FORTUNE -- Reuters reports -- and the Wall Street Journal confirms -- that Apple's (aapl) Tim Cook and Google's (goog) Larry Page have been talking to each other about patents. According to Reuters, the two have been conducting "behind the scenes" talks about a range of intellectual property issues, and spoke on the telephone last week. According to the Journal, they have actually "met to discuss the intellectual-property disputes."
The news, predictably, set off a wave of speculation in the tech press about whether the billion dollar Apple-Samsung verdict last week was enough to get the two tech giants to give peace a chance, bury the hatchet, kiss and make up, play nice, negotiate nuclear disarmament, and achieve peace in our time.
That's a lot to ask of a phone call, especially when the stakes are so high.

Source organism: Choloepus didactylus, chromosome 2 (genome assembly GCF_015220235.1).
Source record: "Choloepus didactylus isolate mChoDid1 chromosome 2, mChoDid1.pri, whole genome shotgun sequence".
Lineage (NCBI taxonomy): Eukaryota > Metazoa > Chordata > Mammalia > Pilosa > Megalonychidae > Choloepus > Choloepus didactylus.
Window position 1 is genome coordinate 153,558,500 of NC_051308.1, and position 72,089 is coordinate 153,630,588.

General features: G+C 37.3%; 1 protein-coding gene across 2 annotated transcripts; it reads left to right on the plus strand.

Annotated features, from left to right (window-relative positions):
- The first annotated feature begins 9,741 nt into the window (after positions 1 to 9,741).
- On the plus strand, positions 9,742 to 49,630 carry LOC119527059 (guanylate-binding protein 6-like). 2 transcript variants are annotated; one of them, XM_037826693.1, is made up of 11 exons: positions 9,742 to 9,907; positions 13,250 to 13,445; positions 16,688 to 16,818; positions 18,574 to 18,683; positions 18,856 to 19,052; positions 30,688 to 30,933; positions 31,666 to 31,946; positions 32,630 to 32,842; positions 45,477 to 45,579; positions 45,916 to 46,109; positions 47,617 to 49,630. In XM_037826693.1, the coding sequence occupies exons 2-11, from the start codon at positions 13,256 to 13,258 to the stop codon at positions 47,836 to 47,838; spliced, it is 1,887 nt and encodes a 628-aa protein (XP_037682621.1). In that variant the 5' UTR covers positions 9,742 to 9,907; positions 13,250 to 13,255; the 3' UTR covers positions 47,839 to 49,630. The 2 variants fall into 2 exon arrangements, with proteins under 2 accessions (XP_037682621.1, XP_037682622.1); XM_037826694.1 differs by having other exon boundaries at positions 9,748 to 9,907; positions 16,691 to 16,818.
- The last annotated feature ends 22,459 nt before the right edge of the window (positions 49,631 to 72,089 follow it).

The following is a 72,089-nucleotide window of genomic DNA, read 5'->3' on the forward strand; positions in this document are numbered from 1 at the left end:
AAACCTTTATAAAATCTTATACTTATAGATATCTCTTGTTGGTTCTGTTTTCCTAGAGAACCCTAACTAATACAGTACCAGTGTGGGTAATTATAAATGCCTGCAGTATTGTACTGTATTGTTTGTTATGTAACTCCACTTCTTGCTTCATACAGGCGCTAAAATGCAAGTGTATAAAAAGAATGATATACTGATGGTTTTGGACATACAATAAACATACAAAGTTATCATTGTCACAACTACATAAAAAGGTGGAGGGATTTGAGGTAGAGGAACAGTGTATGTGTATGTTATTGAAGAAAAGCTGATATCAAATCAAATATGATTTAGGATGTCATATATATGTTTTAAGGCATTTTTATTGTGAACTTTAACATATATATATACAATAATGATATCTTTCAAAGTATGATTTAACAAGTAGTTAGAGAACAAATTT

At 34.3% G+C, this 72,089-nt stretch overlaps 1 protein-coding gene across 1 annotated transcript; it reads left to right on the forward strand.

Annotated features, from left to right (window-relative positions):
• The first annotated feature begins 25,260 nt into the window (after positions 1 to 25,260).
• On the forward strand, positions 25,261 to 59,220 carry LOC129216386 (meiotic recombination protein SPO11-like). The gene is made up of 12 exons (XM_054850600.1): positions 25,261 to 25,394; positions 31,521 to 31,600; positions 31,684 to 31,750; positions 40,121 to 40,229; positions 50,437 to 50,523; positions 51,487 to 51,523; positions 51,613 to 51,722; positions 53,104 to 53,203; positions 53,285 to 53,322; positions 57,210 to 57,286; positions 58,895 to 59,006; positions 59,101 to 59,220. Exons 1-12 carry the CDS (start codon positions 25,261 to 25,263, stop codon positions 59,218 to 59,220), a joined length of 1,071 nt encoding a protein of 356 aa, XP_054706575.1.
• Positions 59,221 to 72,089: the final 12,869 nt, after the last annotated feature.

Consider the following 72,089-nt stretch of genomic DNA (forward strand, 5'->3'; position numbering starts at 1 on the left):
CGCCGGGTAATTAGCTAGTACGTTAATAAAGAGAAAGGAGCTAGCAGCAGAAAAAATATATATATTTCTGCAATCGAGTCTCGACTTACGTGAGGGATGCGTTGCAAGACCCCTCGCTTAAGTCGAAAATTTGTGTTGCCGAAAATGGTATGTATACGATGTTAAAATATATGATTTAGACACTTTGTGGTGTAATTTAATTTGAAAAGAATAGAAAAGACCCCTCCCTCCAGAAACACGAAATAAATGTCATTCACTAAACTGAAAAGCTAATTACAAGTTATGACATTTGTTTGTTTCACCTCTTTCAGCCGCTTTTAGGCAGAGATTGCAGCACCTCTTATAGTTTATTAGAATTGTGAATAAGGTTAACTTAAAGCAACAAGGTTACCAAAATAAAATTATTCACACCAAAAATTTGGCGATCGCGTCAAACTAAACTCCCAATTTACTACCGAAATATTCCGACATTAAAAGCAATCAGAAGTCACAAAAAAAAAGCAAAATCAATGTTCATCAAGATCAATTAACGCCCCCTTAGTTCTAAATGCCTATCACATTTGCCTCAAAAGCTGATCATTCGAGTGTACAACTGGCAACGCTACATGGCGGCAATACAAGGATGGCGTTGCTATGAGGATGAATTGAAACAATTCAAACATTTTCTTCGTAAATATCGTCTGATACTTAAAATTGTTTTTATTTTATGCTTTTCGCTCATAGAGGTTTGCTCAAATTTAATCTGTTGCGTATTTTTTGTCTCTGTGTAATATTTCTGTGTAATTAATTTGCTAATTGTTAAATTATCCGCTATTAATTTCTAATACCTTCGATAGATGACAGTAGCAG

Smartphones are the fastest growing segment of the trillion dollar mobile phone industry, thanks in large part to innovations introduced five years ago by the iPhone. To get a feel for what Google's Android operating system has cost Apple in terms of smartphone market share, you only have to glance at the chart above, released two weeks ago by Asymco's Horace Dediu.
Having achieved dominance in a market that generates hundreds of billions of dollars a year, Page is not about to cave over a $1.05 billion verdict against one of Google's clients. Nor is Cook likely to back off his insistence that competitors "invent their own IP" on the strength of one verdict and a handful of patents. Apple has tens of thousands of patents and dozens of lawsuits pending against manufacturers of Android devices.
One company it hasn't sued over Android is Google. At least not yet.